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Iraqi Parliament Seals Failure of the Surge

It is once again time to remind everyone what were the true goals of the surge as explained by Bush at the beginning of 2007:

This new strategy will not yield an immediate end to suicide bombings, assassinations, or IED attacks. Our enemies in Iraq will make every effort to ensure that our television screens are filled with images of death and suffering. Yet over time, we can expect to see Iraqi troops chasing down murderers, fewer brazen acts of terror, and growing trust and cooperation from Baghdad's residents. When this happens, daily life will improve, Iraqis will gain confidence in their leaders, and the government will have the breathing space it needs to make progress in other critical areas. Most of Iraq's Sunni and Shia want to live together in peace -- and reducing the violence in Baghdad will help make reconciliation possible.

In other words, the goal of the surge wasn't just to improve security for the sake of improving security. The goal was to improve security in order to foster a climate in which the essential task of political reconciliation among Iraq's warring parties could occur. With the Iraqi Parliament closing up shop for rest of the year, it's clear that the goals of the surge have not been accomplished as reported by the Huffington Post:

The Sunni speaker of parliament announced the decision to suspend sessions after days of debate over a draft bill that would allow thousands of former members of Saddam Hussein's Baath Party to return to their government jobs. The measure is among the 18 benchmarks set by the United States to encourage reconciliation.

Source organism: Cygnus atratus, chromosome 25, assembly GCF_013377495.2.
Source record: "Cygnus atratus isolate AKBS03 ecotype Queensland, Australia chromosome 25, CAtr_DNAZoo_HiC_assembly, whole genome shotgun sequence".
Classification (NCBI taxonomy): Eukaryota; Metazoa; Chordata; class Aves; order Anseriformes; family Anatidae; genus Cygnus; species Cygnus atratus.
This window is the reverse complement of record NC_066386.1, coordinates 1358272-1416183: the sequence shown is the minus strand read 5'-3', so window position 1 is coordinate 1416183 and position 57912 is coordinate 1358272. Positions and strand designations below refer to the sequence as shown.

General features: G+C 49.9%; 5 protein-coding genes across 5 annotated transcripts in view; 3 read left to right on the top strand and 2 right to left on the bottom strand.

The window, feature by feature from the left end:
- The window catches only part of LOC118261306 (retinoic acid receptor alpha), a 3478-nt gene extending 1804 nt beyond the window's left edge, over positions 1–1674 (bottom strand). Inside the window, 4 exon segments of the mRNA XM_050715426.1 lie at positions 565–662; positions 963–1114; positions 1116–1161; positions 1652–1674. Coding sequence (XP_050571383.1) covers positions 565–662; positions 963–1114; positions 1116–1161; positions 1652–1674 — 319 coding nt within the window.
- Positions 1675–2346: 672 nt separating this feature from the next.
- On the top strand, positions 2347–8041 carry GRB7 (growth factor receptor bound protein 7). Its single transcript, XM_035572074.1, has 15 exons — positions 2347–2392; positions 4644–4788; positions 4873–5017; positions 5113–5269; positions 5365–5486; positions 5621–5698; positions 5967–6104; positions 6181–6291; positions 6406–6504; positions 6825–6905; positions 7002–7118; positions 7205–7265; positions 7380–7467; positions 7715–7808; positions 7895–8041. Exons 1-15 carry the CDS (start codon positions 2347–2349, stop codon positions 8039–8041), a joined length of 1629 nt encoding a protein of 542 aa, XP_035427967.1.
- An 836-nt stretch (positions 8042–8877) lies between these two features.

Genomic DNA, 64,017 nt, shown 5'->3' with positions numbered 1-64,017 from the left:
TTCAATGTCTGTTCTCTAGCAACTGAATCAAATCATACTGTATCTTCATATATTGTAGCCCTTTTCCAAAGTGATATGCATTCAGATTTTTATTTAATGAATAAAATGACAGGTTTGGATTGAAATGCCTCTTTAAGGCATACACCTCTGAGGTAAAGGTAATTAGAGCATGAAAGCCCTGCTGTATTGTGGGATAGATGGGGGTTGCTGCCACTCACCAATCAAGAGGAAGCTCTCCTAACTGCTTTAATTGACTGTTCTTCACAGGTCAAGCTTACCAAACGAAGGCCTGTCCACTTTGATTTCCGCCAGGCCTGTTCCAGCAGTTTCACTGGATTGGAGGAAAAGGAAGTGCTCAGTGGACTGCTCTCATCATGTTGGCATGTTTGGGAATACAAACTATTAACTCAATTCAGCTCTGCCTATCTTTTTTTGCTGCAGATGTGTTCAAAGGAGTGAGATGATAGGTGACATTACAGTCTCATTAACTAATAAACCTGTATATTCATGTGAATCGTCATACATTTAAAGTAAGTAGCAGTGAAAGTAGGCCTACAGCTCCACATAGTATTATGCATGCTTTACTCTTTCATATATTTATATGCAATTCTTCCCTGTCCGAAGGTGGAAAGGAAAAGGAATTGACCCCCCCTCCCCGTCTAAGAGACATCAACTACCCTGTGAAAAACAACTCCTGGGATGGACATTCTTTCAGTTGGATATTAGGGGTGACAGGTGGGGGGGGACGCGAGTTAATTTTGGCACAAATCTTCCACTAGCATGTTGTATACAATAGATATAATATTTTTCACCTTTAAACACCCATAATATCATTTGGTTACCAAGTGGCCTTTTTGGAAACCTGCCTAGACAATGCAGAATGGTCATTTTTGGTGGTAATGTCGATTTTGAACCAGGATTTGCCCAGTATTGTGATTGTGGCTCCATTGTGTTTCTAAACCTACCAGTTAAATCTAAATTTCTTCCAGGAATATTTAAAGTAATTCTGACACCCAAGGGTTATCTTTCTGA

Reversing the ruinous policy of de-Baathification has gone nowhere, and the majority of the benchmarks laid out by the Bush administration have also not been achieved. But there's plenty of public animosity between the bickering factions in Iraq:

Before the legislature adjourned, a shouting match erupted when a Shiite lawmaker accused a powerful Sunni Arab politician of harboring sectarian sentiments against Iraq's Shiite majority.

The public outburst could renew calls by Shiite politicians that Adnan al-Dulaimi, the Sunni politician, be stripped of his parliamentary immunity to stand trial for inciting sectarian strife.

Iraqi forces have repeatedly raided al-Dulaimi's offices in a western Baghdad neighborhood over the past week, arresting 42 people linked to the politician after one of his security guards was discovered with a key to an explosives-laden car.

Terrific. Shouting matches and calls by Shiites to put the top Sunni political figure on trial. Sounds like political reconciliation is right on track.

In light of these facts, it's clear that the surge can safely be pronounced a failure, and all of us who said it wouldn't work have been proven right. Those who said it would work have been proven wrong.